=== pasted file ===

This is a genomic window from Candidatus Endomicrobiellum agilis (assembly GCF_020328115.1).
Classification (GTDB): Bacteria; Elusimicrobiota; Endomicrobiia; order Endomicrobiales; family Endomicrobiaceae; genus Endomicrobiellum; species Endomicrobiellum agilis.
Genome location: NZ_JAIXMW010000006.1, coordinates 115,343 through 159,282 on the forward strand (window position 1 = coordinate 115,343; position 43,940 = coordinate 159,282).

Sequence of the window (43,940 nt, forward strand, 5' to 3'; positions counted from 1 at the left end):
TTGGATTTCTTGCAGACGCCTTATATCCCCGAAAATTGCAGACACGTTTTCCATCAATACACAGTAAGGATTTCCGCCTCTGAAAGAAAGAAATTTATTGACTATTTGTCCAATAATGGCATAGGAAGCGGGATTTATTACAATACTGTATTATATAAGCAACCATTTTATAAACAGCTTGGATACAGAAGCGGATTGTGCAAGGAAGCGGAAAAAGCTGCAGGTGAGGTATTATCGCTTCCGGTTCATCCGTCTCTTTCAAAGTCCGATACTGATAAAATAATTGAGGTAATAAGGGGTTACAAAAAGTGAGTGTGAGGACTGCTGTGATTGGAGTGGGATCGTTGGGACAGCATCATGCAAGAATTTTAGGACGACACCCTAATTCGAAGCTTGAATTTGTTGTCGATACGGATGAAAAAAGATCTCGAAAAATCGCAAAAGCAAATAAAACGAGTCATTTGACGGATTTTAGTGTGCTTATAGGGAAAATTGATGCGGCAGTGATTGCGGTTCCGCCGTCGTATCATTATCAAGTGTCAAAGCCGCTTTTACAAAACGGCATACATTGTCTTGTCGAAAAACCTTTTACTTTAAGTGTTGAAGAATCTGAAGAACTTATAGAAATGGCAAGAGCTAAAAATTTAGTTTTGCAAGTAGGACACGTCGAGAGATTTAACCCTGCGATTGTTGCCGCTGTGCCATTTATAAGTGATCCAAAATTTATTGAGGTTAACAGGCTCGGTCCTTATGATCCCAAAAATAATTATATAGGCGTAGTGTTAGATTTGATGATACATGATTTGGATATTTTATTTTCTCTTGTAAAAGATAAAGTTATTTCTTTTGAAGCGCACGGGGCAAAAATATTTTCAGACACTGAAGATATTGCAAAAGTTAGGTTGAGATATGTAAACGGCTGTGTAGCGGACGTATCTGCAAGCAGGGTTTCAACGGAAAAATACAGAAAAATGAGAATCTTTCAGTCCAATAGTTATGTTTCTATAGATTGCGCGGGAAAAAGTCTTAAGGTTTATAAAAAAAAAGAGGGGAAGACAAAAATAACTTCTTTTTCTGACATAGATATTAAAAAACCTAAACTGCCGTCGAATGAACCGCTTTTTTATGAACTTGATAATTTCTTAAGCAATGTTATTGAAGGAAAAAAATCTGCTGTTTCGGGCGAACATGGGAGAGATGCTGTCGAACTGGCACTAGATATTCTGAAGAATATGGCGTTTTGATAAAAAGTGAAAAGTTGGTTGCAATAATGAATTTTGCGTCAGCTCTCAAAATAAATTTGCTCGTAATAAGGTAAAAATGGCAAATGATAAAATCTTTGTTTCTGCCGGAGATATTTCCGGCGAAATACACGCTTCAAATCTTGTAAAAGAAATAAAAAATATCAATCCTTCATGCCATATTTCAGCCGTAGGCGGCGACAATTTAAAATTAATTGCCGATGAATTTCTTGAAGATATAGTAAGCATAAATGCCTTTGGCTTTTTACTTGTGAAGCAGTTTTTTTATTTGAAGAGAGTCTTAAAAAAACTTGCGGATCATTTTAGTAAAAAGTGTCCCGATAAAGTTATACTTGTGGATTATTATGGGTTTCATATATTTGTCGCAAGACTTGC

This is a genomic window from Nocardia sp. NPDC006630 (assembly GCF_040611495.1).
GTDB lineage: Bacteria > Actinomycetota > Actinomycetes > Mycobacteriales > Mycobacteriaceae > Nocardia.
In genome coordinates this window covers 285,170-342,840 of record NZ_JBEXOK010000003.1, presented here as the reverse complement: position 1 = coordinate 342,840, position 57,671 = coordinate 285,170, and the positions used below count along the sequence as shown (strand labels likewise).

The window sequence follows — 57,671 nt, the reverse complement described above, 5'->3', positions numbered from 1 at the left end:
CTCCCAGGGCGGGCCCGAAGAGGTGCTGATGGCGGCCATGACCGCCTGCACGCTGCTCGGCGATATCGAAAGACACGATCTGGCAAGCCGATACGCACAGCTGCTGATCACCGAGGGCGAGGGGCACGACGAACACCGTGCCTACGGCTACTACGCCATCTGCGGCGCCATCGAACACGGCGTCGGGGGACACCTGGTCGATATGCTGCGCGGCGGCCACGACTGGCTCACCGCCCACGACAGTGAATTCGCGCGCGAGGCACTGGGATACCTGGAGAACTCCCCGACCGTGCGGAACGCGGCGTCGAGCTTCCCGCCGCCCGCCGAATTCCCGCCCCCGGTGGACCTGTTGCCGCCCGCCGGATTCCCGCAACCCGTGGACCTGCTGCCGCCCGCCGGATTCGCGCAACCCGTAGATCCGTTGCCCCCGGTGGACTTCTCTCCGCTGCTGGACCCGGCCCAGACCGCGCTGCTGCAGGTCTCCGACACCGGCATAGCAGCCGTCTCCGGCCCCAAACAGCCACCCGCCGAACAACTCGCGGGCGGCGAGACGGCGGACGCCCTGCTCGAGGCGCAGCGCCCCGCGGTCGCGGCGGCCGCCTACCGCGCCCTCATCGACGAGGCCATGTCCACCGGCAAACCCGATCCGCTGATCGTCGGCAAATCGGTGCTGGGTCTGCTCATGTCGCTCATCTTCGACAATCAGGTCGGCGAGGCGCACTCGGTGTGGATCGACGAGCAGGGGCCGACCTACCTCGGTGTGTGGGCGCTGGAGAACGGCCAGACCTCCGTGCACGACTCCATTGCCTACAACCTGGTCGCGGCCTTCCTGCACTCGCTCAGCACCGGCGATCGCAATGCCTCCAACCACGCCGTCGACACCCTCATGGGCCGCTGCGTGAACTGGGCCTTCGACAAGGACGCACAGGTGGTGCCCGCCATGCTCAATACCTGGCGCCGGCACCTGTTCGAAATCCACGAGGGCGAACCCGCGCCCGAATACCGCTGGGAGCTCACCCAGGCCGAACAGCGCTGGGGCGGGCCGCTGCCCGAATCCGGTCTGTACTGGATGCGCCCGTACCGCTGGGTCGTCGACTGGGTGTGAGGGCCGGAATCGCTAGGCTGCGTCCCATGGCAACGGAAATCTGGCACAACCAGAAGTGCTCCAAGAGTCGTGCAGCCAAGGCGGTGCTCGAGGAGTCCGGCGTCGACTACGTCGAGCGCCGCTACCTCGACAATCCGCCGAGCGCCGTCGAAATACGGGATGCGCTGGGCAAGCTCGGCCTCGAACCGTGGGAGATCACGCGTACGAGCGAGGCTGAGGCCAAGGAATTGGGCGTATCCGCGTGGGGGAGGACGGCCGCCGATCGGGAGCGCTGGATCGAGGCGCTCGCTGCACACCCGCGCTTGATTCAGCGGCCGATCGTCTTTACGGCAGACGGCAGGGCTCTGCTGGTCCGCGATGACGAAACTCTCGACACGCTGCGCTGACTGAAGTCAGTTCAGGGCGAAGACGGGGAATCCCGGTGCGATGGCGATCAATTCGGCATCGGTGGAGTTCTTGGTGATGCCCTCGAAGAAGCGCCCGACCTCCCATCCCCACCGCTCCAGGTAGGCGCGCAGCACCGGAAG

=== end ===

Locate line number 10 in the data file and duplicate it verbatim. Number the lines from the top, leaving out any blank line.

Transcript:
CTCCCAGGGCGGGCCCGAAGAGGTGCTGATGGCGGCCATGACCGCCTGCACGCTGCTCGGCGATATCGAAAGACACGATCTGGCAAGCCGATACGCACAGCTGCTGATCACCGAGGGCGAGGGGCACGACGAACACCGTGCCTACGGCTACTACGCCATCTGCGGCGCCATCGAACACGGCGTCGGGGGACACCTGGTCGATATGCTGCGCGGCGGCCACGACTGGCTCACCGCCCACGACAGTGAATTCGCGCGCGAGGCACTGGGATACCTGGAGAACTCCCCGACCGTGCGGAACGCGGCGTCGAGCTTCCCGCCGCCCGCCGAATTCCCGCCCCCGGTGGACCTGTTGCCGCCCGCCGGATTCCCGCAACCCGTGGACCTGCTGCCGCCCGCCGGATTCGCGCAACCCGTAGATCCGTTGCCCCCGGTGGACTTCTCTCCGCTGCTGGACCCGGCCCAGACCGCGCTGCTGCAGGTCTCCGACACCGGCATAGCAGCCGTCTCCGGCCCCAAACAGCCACCCGCCGAACAACTCGCGGGCGGCGAGACGGCGGACGCCCTGCTCGAGGCGCAGCGCCCCGCGGTCGCGGCGGCCGCCTACCGCGCCCTCATCGACGAGGCCATGTCCACCGGCAAACCCGATCCGCTGATCGTCGGCAAATCGGTGCTGGGTCTGCTCATGTCGCTCATCTTCGACAATCAGGTCGGCGAGGCGCACTCGGTGTGGATCGACGAGCAGGGGCCGACCTACCTCGGTGTGTGGGCGCTGGAGAACGGCCAGACCTCCGTGCACGACTCCATTGCCTACAACCTGGTCGCGGCCTTCCTGCACTCGCTCAGCACCGGCGATCGCAATGCCTCCAACCACGCCGTCGACACCCTCATGGGCCGCTGCGTGAACTGGGCCTTCGACAAGGACGCACAGGTGGTGCCCGCCATGCTCAATACCTGGCGCCGGCACCTGTTCGAAATCCACGAGGGCGAACCCGCGCCCGAATACCGCTGGGAGCTCACCCAGGCCGAACAGCGCTGGGGCGGGCCGCTGCCCGAATCCGGTCTGTACTGGATGCGCCCGTACCGCTGGGTCGTCGACTGGGTGTGAGGGCCGGAATCGCTAGGCTGCGTCCCATGGCAACGGAAATCTGGCACAACCAGAAGTGCTCCAAGAGTCGTGCAGCCAAGGCGGTGCTCGAGGAGTCCGGCGTCGACTACGTCGAGCGCCGCTACCTCGACAATCCGCCGAGCGCCGTCGAAATACGGGATGCGCTGGGCAAGCTCGGCCTCGAACCGTGGGAGATCACGCGTACGAGCGAGGCTGAGGCCAAGGAATTGGGCGTATCCGCGTGGGGGAGGACGGCCGCCGATCGGGAGCGCTGGATCGAGGCGCTCGCTGCACACCCGCGCTTGATTCAGCGGCCGATCGTCTTTACGGCAGACGGCAGGGCTCTGCTGGTCCGCGATGACGAAACTCTCGACACGCTGCGCTGACTGAAGTCAGTTCAGGGCGAAGACGGGGAATCCCGGTGCGATGGCGATCAATTCGGCATCGGTGGAGTTCTTGGTGATGCCCTCGAAGAAGCGCCCGACCTCCCATCCCCACCGCTCCAGGTAGGCGCGCAGCACCGGAAG